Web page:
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I'm struggling to understand command redirection/reuse...

I understand there's the <(...) <(...) methodology and the $( ... && ... ) techniques for combining output. But I don't really fully understand what the difference is (I realize that the (...) dumps you inside a new shell, causing you to potentially jump dirs and lose any vars you haven't exported, but I'm unsure of how it effects the general redirection scheme) and I'm still quite confused as to how to do one-to-many redirection after skimming over the examples and instructions in:
Advanced Bash Scripting Guide 1
Advanced Bash Scripting Guide 2

My own attempts to play around with it have mostly resulted in "ambiguous redirect" errors.

For example, let's say I want to do a one liner given by the pseudocode below

    CMD 1 && CMD 2 && CMD 3 --> (1)  
    CMD 4 (1) --> (2)
    CMD 5 (1) --> CMD 6 --> (3)
    CMD 7 (2) && CMD 8 (3) --> (4)
    CMD 9 (2) --> (5)
    CMD 10 (2) (3) -->(6)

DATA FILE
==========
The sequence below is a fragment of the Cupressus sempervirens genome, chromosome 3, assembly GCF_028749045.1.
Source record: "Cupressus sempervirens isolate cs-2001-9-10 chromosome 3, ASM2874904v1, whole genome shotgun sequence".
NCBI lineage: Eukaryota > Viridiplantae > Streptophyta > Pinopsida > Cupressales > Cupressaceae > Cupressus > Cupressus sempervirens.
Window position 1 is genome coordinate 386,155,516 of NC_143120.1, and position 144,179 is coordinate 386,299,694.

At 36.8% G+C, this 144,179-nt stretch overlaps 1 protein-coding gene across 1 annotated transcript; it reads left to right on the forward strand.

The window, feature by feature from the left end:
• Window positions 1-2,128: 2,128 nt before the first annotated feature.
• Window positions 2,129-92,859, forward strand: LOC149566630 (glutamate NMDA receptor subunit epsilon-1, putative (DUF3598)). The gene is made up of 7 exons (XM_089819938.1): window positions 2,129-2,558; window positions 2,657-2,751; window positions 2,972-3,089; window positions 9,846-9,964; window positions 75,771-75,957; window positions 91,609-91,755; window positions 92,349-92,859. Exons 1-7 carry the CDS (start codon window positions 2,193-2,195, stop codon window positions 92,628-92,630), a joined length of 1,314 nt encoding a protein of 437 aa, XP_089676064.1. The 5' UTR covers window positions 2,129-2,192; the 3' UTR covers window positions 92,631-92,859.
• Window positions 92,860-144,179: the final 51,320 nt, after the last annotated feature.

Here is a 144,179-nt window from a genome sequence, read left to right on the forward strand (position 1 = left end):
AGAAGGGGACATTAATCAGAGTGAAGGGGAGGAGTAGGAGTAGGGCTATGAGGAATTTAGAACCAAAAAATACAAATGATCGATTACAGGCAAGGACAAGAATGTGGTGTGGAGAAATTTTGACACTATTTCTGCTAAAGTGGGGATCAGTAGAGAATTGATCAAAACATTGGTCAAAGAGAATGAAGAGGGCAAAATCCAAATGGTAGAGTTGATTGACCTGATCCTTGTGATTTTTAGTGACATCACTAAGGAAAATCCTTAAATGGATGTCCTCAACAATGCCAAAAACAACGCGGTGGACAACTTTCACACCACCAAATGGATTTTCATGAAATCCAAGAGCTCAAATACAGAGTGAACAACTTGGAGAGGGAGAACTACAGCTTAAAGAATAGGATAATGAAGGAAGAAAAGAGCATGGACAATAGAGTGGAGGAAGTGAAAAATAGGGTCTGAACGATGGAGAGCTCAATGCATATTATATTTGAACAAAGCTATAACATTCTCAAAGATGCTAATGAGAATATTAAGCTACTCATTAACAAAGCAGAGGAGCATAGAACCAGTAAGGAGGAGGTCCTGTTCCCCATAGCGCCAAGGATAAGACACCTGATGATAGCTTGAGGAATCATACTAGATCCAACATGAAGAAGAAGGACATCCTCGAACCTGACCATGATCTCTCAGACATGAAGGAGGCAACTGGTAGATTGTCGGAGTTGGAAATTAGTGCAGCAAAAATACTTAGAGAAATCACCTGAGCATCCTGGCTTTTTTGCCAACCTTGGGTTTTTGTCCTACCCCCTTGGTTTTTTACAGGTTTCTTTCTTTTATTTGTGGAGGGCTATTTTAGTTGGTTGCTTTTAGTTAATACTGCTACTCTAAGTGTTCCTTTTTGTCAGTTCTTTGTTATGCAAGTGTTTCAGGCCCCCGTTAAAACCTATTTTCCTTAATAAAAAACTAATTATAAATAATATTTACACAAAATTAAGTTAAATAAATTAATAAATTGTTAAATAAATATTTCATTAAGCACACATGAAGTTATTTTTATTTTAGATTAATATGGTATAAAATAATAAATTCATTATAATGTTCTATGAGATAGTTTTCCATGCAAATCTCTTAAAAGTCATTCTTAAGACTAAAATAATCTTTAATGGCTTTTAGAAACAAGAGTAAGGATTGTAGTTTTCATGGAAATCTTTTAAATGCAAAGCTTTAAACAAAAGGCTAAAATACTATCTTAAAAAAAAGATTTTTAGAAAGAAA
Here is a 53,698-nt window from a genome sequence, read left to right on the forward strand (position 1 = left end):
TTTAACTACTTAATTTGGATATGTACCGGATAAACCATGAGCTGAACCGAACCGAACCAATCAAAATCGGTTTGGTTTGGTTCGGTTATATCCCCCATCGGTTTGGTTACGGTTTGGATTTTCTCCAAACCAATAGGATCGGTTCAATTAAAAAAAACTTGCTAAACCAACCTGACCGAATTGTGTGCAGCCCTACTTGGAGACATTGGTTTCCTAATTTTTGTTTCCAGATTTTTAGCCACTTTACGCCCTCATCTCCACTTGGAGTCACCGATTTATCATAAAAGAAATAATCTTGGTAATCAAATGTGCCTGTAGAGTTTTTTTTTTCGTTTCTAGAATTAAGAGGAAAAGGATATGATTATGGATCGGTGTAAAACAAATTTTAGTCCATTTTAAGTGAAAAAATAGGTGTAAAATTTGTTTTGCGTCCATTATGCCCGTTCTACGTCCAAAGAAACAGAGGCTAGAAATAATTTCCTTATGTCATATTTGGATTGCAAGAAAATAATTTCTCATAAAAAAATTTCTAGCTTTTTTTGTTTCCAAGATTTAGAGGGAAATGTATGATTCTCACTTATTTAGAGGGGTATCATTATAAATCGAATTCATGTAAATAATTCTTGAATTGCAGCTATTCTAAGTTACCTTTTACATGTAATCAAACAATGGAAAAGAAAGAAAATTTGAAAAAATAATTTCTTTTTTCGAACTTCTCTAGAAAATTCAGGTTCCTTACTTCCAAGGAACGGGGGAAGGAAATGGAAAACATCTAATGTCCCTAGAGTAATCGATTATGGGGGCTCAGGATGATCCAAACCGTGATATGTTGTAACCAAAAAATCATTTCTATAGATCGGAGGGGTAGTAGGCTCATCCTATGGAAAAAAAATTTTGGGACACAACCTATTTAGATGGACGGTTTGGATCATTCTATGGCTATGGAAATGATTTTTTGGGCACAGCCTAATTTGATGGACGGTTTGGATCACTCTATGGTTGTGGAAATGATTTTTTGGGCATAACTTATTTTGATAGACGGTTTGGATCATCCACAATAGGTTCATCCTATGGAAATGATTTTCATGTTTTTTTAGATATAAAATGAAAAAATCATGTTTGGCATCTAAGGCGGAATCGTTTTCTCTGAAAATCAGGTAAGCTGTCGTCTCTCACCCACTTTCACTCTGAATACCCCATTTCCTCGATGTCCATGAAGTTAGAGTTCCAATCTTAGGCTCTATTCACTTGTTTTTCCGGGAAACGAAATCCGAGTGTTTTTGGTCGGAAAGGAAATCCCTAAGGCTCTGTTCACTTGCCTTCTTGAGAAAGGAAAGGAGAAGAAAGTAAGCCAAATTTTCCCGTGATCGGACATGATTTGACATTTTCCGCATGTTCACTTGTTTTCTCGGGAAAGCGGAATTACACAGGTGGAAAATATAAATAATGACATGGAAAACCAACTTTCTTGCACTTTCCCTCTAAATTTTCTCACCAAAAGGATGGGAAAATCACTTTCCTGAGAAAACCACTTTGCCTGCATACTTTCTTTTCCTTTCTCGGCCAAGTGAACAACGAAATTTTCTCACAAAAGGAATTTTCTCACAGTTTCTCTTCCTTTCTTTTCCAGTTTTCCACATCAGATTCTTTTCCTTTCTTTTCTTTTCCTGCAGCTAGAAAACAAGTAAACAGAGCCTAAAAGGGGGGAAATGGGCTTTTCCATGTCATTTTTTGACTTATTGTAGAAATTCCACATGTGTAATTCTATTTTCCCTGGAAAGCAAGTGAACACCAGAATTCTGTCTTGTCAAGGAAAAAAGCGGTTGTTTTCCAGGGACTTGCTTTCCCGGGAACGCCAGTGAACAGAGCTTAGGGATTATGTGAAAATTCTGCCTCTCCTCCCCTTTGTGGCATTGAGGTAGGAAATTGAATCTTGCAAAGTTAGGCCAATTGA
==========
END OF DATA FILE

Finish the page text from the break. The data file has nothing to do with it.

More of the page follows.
VAR= echo (4) && echo (5) && echo (6)

Or as a process diagram

CMD 1 +CMD 2 && CMD 3 
    | ---> CMD 5 ------> CMD 6-----\
    V                     /         V
    CMD 4 ----------------u--------> CMD 10
     | \                  V           /
     |   -------->CMD 7 + CMD 8      /
     V             |                /
    CMD 9          |               /
      \            |              /
       \           V             /
        --------> VAR <----------

Where outputs are designated as -->; storage for reuse in another op is given by -->(#); and combination operations are given by &&.

I currently have no idea how to do this in a single line without redundant code.

I want to truly master command redirection so I can make some powerful one-liners.

Hopefully that's clear enough... I could come up with proof of concept examples for the commands, if you need them, but the pseudocode should give you the idea.

share|improve this question